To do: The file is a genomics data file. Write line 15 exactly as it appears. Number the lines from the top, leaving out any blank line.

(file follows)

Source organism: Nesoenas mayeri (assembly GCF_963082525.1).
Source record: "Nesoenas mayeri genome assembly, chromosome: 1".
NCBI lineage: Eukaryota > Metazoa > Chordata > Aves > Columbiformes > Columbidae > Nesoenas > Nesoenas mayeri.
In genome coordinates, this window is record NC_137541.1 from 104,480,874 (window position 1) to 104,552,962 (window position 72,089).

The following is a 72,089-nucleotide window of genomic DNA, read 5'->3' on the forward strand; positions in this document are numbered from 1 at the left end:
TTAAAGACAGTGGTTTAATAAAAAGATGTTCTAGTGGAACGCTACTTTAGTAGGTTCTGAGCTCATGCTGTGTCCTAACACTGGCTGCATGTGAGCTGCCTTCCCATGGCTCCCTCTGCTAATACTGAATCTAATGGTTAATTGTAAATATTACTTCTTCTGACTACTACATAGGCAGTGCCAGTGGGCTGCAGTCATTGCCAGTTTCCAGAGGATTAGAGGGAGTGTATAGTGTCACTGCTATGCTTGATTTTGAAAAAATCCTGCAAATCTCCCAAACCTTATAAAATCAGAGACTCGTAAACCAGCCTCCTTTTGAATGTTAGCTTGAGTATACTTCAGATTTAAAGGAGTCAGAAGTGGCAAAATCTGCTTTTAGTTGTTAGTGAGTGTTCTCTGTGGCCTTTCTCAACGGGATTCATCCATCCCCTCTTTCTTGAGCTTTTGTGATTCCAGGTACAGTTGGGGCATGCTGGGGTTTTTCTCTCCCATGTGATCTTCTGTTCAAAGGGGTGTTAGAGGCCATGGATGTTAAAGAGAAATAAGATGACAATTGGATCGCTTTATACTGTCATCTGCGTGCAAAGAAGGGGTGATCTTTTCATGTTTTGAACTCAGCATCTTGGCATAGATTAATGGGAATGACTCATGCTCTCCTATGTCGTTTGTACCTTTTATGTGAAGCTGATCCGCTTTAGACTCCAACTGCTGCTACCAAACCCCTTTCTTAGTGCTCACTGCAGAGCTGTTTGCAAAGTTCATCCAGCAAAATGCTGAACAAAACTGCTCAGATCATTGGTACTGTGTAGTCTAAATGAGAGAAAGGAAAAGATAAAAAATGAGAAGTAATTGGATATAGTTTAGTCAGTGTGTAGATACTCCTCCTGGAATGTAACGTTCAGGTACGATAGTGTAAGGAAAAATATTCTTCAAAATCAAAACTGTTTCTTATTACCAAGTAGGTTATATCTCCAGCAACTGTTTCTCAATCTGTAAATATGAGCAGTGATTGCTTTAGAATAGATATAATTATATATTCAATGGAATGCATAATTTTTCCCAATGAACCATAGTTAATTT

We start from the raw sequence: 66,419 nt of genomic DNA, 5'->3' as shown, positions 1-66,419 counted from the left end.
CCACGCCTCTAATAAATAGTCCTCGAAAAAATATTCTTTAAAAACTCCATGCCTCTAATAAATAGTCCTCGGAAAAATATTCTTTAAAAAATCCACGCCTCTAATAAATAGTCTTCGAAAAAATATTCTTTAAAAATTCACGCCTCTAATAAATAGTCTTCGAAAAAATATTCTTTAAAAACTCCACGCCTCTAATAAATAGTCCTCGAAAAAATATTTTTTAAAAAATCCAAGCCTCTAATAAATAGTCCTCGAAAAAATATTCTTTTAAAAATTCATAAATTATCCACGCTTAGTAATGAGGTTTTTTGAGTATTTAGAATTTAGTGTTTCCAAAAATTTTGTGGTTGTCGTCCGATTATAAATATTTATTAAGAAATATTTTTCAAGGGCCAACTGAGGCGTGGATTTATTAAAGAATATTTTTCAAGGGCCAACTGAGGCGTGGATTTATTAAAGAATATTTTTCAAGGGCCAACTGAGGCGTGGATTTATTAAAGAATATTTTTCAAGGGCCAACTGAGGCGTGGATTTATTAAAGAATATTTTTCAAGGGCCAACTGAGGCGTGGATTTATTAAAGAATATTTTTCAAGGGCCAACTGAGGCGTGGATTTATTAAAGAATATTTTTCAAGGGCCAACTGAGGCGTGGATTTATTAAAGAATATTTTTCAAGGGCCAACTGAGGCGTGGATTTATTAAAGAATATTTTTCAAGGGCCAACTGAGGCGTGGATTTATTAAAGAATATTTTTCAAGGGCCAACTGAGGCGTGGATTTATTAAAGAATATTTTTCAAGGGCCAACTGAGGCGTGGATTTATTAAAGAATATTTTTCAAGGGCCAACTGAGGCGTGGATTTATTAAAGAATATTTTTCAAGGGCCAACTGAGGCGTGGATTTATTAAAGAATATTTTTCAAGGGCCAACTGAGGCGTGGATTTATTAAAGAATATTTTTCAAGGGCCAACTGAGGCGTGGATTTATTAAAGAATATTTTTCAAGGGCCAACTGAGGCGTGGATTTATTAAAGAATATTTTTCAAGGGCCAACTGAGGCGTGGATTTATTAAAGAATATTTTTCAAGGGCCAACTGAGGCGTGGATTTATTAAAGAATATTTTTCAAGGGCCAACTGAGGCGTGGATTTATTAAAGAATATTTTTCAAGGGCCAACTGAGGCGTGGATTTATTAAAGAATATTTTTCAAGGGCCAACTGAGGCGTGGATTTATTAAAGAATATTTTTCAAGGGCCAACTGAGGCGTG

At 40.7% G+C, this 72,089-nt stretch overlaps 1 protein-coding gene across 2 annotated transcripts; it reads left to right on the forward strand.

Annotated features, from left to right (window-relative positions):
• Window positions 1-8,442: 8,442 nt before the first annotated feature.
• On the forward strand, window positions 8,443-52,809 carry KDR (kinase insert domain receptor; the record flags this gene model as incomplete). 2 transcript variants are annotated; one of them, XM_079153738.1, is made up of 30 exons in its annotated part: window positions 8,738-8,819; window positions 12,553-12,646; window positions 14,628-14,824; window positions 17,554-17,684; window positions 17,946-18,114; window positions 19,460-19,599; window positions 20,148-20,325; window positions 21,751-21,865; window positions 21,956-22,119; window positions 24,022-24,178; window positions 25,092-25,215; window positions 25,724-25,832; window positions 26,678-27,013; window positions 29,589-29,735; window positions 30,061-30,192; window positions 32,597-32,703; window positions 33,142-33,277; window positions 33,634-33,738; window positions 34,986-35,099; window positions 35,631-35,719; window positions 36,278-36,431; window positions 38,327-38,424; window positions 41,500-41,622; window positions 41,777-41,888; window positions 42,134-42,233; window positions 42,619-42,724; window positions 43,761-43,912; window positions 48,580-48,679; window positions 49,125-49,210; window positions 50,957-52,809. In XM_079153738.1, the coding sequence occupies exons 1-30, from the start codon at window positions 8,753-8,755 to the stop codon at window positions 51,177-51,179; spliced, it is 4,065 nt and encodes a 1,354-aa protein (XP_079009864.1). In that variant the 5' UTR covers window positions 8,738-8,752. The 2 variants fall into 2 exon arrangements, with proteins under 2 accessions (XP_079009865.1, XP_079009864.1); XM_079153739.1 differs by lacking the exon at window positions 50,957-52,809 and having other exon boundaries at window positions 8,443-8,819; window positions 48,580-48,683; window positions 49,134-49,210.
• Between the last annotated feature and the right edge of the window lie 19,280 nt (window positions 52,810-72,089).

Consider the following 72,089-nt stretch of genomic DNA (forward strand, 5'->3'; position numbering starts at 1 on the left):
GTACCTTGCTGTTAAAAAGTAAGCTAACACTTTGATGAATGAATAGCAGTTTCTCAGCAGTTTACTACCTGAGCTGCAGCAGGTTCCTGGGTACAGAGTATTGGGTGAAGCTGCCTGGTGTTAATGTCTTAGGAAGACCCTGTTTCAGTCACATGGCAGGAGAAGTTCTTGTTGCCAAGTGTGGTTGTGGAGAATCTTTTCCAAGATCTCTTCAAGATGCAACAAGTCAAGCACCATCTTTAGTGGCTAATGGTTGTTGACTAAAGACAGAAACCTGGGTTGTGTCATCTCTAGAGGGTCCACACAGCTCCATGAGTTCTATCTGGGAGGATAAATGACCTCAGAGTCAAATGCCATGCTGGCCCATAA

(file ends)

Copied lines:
GTACCTTGCTGTTAAAAAGTAAGCTAACACTTTGATGAATGAATAGCAGTTTCTCAGCAGTTTACTACCTGAGCTGCAGCAGGTTCCTGGGTACAGAGTATTGGGTGAAGCTGCCTGGTGTTAATGTCTTAGGAAGACCCTGTTTCAGTCACATGGCAGGAGAAGTTCTTGTTGCCAAGTGTGGTTGTGGAGAATCTTTTCCAAGATCTCTTCAAGATGCAACAAGTCAAGCACCATCTTTAGTGGCTAATGGTTGTTGACTAAAGACAGAAACCTGGGTTGTGTCATCTCTAGAGGGTCCACACAGCTCCATGAGTTCTATCTGGGAGGATAAATGACCTCAGAGTCAAATGCCATGCTGGCCCATAA